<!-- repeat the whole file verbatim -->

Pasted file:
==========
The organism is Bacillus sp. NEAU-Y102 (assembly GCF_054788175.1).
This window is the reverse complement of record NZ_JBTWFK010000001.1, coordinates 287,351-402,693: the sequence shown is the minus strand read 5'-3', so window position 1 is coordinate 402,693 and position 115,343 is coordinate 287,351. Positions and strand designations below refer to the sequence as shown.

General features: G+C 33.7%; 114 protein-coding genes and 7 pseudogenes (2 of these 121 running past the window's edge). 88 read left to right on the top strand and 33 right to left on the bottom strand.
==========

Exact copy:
The organism is Bacillus sp. NEAU-Y102 (assembly GCF_054788175.1).
This window is the reverse complement of record NZ_JBTWFK010000001.1, coordinates 287,351-402,693: the sequence shown is the minus strand read 5'-3', so window position 1 is coordinate 402,693 and position 115,343 is coordinate 287,351. Positions and strand designations below refer to the sequence as shown.

General features: G+C 33.7%; 114 protein-coding genes and 7 pseudogenes (2 of these 121 running past the window's edge). 88 read left to right on the top strand and 33 right to left on the bottom strand.